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Fashion - Beauty

Make your own personal perfume at home

Although often taken for granted, smell is such an important and dynamic sense  that influences how we take in the world, and also what we project or broadcast out to others. After all, fragrance is liquid emotion, an invisible body language that can lift our days, enrich our nights and create the milestones of our memories, naturally. It can also be very therapeutic to find and create your own personal scent to wear and share with the world. Unfortunately synthetic perfumes purchased at the shops are not only expensive but do not contain any of the raw ingredients that produce scents to change and uplift your psyche.

And this is where the fun comes in, because it really makes so much sense (excuse the pun) to create your own fragrance at home. This way you’ll be getting the real deal at half the cost. And if mixing your own perfume sounds pretty exotic, you’ll be pleased to know that it is indeed exotic but also very easy!

The first thing you need to do is to decide on your notes.

vanilla floweredBase notes remain on your skin the longest and will become stronger as the other notes fade. Some suggested base notes include cinnamon, patchouli or vanilla essential oils.

Middle notes become evident after the top scent has faded: usually half an hour after applying the perfume. Some good middle notes are nutmeg, geranium and ylang-ylang essential oils.

A Top Note is the first, most evident scent when you first apply the perfume. Citrus and floral scents make good top notes.

A Bridge note is a scent that will tie the others together. Some popular bridge oils are vanilla and lavender essential oils.

Gather your ingredients

Once you’ve decided which fragrances you’re going to play with, you need these ingredients:

  • Alcohol (Pure Vodka is best, but you can use Brandy)
  • Bottled or spring water
  • Glass Jar
  • Glass bottle to experiment with your perfume notes
  • Glass bottle for your perfume (it is best if it is dark in colour)
  • Four to six different essential oils that you have chosen as your “notes”
  • Glass dropper (non-essential but useful)
  • Coffee filter
  • Cotton Swab/Bud
  • Notepad and pen

You’re now ready to follow the process:

1. Open the oils that you have chosen. You may be able to get a preview of your scent blend merely by having the bottles open at the same time.

2. One at a time, dip the tip of a clean cotton swab into the essential oils. Squeeze any excess oil from the swab on the lip of the bottle.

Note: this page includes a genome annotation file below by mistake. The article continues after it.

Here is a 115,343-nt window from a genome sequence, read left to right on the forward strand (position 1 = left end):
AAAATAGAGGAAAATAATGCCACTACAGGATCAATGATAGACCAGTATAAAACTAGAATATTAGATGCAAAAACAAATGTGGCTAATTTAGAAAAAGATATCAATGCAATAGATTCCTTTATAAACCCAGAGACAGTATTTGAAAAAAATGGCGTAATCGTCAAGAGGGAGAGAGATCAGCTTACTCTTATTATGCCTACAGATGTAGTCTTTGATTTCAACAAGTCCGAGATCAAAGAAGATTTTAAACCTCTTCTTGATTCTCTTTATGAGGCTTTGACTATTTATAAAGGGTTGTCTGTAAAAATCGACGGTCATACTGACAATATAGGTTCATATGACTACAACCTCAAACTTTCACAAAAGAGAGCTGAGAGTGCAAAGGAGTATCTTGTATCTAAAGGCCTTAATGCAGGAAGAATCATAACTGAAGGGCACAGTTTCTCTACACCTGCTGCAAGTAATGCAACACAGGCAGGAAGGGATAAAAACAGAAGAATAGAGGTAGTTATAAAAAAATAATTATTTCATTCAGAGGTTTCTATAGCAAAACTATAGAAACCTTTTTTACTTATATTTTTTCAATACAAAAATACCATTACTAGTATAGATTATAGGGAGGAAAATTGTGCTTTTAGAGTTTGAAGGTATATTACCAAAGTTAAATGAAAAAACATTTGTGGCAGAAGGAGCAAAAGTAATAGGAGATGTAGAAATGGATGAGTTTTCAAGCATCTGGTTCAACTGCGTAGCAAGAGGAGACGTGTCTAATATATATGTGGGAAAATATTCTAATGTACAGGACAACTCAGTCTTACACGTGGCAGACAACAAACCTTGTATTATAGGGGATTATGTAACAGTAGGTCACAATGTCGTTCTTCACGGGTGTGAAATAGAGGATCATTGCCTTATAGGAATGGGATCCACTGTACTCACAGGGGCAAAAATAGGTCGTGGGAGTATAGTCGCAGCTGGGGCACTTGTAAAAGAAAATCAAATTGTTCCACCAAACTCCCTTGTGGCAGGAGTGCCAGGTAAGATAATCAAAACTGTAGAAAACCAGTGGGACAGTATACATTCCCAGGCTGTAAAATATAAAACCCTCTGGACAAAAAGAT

3. Place the swab in the glass jar.

4. Repeat for each of the scents you want to add to the blend.

5. Make sure to write down each oil you include in the blend.

6. Walk away from the jar and wait a few minutes.

7. Come back to the jar and gently sniff the air above the jar. This will be the scent blend in its early stage of development. Take notes on your thoughts about it. Is one oil overpowering the others? Do two of them seem too similar to tell apart?

8. Make any corrections to the blend you may need in your notes.

9. Now that you are happy with your mix, dispense several drops of your base note into a glass bottle. Add the other notes a few drops at a time, sniffing after each addition until you reach a balance that you like. Use at least 25 drops total among all the oils.

10. Add 70 ml of pure alcohol and 2 tablespoons of distilled water and shake the mixture vigorously for several minutes to mix the ingredients.

11.Put the lid on the bottle and leave it in a cool, dark place. After a few hours, open the bottle and smell the blend again. The scent should have mixed further and “matured” a bit. Take further notes on your thoughts about the blend.

12. Make any corrections if necessary to your blend, then put the lid back on the bottle and leave it again in a cool, dark place. After about 48 hours, open the jar and smell it again. The scent blend should be fully mixed and “matured” by now. Take further notes about the blend.

13. Make final corrections to your blend. Perhaps try two parts of oil A and one part of oil B. Or add some oil D to your blend of A, B, and C. Try the blend again until you find the perfect combination.

14. Pour the mixture through a coffee filter into your perfume bottle and enjoy sharing your personal fragrance selection with the world.

If you need some help on what types of perfumes best suit your personality, you can take the colour rosette test to see if your personality type is best suited to floral; oriental; citrus; fruity or fresh fragrances.

Robyn Astl is the co-founder and owner of Faithful to Nature, South Africa’s oldest and finest online organic and natural shopping website offering a large range of earth, animal and people friendly products.


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There is one comment

  1. Posted by Sheila Germain on September 22, 2010 at 12:58pm

    What a fabulous idea! I seem to spend lots of time (and money) trying to find a perfume that I like, particularly as they seem to change when I put them on my skin, so this is the perfect answer.